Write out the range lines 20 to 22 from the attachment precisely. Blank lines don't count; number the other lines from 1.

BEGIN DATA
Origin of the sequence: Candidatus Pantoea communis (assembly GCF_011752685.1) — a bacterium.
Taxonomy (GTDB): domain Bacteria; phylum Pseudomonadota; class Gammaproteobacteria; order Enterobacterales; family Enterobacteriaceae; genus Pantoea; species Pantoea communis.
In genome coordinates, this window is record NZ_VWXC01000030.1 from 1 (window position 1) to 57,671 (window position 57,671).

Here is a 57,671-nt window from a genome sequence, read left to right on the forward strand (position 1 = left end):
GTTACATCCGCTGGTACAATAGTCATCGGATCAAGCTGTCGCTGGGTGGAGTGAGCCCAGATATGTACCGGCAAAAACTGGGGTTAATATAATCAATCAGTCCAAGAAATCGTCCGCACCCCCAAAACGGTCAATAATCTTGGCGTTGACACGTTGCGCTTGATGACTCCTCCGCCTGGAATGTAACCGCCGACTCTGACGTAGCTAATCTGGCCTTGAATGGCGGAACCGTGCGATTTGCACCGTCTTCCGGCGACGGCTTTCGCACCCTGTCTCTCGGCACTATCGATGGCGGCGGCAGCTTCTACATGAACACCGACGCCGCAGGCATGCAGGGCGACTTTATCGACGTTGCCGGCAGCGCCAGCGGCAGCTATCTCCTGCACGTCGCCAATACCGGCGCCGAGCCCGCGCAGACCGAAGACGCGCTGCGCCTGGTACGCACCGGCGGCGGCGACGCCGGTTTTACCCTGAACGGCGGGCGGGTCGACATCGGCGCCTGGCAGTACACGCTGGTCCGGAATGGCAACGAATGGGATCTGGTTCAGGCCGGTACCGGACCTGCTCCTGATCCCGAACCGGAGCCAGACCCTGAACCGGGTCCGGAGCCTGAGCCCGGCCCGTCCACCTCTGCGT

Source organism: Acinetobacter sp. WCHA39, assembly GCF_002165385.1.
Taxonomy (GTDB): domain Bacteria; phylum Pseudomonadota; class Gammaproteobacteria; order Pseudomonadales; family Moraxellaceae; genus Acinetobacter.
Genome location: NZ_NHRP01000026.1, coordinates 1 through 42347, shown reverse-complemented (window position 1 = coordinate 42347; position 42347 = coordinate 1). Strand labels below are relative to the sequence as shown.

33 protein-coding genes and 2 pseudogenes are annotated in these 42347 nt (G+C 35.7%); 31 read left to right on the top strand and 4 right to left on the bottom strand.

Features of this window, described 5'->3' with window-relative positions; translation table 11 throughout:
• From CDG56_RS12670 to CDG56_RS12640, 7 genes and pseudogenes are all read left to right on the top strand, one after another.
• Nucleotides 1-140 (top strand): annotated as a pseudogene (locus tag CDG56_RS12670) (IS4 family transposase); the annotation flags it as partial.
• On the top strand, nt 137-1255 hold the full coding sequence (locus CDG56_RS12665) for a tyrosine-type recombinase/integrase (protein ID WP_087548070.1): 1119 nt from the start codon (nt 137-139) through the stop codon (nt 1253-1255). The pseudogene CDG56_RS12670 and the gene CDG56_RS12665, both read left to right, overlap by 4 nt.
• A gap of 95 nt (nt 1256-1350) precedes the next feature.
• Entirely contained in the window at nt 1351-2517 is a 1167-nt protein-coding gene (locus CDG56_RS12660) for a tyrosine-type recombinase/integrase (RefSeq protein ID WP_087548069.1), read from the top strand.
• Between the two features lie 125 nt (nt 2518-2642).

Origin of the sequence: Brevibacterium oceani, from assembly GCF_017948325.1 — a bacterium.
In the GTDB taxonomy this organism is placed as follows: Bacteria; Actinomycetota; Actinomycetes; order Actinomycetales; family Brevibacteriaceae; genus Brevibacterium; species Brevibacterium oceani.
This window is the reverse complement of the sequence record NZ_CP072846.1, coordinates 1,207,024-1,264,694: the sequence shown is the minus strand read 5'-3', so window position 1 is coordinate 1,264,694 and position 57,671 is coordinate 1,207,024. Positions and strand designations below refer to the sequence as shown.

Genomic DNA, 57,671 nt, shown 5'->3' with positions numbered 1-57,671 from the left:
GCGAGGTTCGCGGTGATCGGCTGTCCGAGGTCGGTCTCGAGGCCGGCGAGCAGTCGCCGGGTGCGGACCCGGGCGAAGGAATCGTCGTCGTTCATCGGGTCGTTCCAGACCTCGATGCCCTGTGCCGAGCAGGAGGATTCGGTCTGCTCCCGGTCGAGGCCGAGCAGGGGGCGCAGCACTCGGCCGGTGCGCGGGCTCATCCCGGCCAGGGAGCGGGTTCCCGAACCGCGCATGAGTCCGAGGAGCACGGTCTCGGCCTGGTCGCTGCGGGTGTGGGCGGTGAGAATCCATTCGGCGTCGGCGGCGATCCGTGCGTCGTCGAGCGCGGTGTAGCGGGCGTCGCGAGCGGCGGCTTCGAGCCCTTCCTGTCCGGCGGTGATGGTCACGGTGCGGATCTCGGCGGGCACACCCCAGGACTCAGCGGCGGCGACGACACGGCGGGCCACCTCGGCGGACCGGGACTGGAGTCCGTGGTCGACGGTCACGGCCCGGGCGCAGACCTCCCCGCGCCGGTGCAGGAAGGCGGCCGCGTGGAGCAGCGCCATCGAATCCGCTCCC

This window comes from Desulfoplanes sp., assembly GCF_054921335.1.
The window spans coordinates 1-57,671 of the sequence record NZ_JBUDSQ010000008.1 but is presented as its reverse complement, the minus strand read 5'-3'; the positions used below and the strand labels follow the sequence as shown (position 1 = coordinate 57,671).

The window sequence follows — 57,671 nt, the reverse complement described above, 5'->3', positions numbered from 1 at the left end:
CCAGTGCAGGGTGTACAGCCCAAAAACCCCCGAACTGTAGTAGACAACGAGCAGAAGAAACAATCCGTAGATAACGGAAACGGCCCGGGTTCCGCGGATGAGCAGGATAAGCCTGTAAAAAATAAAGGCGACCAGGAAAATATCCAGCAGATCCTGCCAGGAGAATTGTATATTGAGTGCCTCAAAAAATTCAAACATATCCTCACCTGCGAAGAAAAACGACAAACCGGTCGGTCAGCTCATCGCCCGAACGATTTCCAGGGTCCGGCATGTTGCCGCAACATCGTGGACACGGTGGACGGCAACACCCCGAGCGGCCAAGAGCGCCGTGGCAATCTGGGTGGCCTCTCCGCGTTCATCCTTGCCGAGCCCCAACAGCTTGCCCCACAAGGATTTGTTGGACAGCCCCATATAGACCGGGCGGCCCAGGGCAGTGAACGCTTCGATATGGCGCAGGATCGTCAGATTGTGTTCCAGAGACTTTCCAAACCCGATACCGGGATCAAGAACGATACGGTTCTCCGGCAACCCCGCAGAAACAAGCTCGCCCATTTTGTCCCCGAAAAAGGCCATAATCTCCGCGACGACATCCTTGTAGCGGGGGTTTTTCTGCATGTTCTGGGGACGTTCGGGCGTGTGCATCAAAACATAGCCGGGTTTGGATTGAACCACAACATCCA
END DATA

Genomic DNA, 57,671 nt, shown 5'->3' with positions numbered 1-57,671 from the left:
GCGAGGTTCGCGGTGATCGGCTGTCCGAGGTCGGTCTCGAGGCCGGCGAGCAGTCGCCGGGTGCGGACCCGGGCGAAGGAATCGTCGTCGTTCATCGGGTCGTTCCAGACCTCGATGCCCTGTGCCGAGCAGGAGGATTCGGTCTGCTCCCGGTCGAGGCCGAGCAGGGGGCGCAGCACTCGGCCGGTGCGCGGGCTCATCCCGGCCAGGGAGCGGGTTCCCGAACCGCGCATGAGTCCGAGGAGCACGGTCTCGGCCTGGTCGCTGCGGGTGTGGGCGGTGAGAATCCATTCGGCGTCGGCGGCGATCCGTGCGTCGTCGAGCGCGGTGTAGCGGGCGTCGCGAGCGGCGGCTTCGAGCCCTTCCTGTCCGGCGGTGATGGTCACGGTGCGGATCTCGGCGGGCACACCCCAGGACTCAGCGGCGGCGACGACACGGCGGGCCACCTCGGCGGACCGGGACTGGAGTCCGTGGTCGACGGTCACGGCCCGGGCGCAGACCTCCCCGCGCCGGTGCAGGAAGGCGGCCGCGTGGAGCAGCGCCATCGAATCCGCTCCC

This window comes from Desulfoplanes sp., assembly GCF_054921335.1.